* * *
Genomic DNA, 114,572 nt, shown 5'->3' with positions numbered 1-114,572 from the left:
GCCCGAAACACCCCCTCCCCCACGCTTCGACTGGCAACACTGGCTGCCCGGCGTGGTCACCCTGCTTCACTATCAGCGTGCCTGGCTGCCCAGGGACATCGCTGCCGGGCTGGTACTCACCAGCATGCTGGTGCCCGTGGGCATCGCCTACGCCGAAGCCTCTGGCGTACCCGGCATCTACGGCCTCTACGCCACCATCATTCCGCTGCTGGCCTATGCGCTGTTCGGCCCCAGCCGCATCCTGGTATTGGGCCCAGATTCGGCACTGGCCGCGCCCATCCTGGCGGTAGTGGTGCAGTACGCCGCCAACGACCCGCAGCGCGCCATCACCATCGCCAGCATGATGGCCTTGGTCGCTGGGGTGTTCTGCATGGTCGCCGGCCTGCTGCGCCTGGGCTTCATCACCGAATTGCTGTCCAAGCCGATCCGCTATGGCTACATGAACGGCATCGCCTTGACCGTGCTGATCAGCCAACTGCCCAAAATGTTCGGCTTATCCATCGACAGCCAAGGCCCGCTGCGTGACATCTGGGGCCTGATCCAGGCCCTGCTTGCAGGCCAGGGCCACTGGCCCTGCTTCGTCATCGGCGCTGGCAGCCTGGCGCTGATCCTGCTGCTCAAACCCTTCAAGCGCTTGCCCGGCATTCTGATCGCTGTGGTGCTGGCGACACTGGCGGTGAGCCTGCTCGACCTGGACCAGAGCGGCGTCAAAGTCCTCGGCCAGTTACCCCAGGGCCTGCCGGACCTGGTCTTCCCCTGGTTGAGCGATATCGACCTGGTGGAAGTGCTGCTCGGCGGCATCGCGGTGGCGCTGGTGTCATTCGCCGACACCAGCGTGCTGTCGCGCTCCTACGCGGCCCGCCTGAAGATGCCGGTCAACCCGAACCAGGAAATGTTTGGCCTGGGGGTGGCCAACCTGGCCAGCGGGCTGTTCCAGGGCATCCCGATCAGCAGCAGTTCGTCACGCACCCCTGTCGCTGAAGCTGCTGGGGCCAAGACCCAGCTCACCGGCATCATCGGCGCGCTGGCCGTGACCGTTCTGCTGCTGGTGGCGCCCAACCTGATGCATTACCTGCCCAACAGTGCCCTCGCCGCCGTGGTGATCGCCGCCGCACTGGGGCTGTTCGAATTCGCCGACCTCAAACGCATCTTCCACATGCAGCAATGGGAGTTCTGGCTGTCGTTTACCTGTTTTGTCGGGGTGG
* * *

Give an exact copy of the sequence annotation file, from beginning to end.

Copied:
Genomic DNA, 114,572 nt, shown 5'->3' with positions numbered 1-114,572 from the left:
GCCCGAAACACCCCCTCCCCCACGCTTCGACTGGCAACACTGGCTGCCCGGCGTGGTCACCCTGCTTCACTATCAGCGTGCCTGGCTGCCCAGGGACATCGCTGCCGGGCTGGTACTCACCAGCATGCTGGTGCCCGTGGGCATCGCCTACGCCGAAGCCTCTGGCGTACCCGGCATCTACGGCCTCTACGCCACCATCATTCCGCTGCTGGCCTATGCGCTGTTCGGCCCCAGCCGCATCCTGGTATTGGGCCCAGATTCGGCACTGGCCGCGCCCATCCTGGCGGTAGTGGTGCAGTACGCCGCCAACGACCCGCAGCGCGCCATCACCATCGCCAGCATGATGGCCTTGGTCGCTGGGGTGTTCTGCATGGTCGCCGGCCTGCTGCGCCTGGGCTTCATCACCGAATTGCTGTCCAAGCCGATCCGCTATGGCTACATGAACGGCATCGCCTTGACCGTGCTGATCAGCCAACTGCCCAAAATGTTCGGCTTATCCATCGACAGCCAAGGCCCGCTGCGTGACATCTGGGGCCTGATCCAGGCCCTGCTTGCAGGCCAGGGCCACTGGCCCTGCTTCGTCATCGGCGCTGGCAGCCTGGCGCTGATCCTGCTGCTCAAACCCTTCAAGCGCTTGCCCGGCATTCTGATCGCTGTGGTGCTGGCGACACTGGCGGTGAGCCTGCTCGACCTGGACCAGAGCGGCGTCAAAGTCCTCGGCCAGTTACCCCAGGGCCTGCCGGACCTGGTCTTCCCCTGGTTGAGCGATATCGACCTGGTGGAAGTGCTGCTCGGCGGCATCGCGGTGGCGCTGGTGTCATTCGCCGACACCAGCGTGCTGTCGCGCTCCTACGCGGCCCGCCTGAAGATGCCGGTCAACCCGAACCAGGAAATGTTTGGCCTGGGGGTGGCCAACCTGGCCAGCGGGCTGTTCCAGGGCATCCCGATCAGCAGCAGTTCGTCACGCACCCCTGTCGCTGAAGCTGCTGGGGCCAAGACCCAGCTCACCGGCATCATCGGCGCGCTGGCCGTGACCGTTCTGCTGCTGGTGGCGCCCAACCTGATGCATTACCTGCCCAACAGTGCCCTCGCCGCCGTGGTGATCGCCGCCGCACTGGGGCTGTTCGAATTCGCCGACCTCAAACGCATCTTCCACATGCAGCAATGGGAGTTCTGGCTGTCGTTTACCTGTTTTGTCGGGGTGG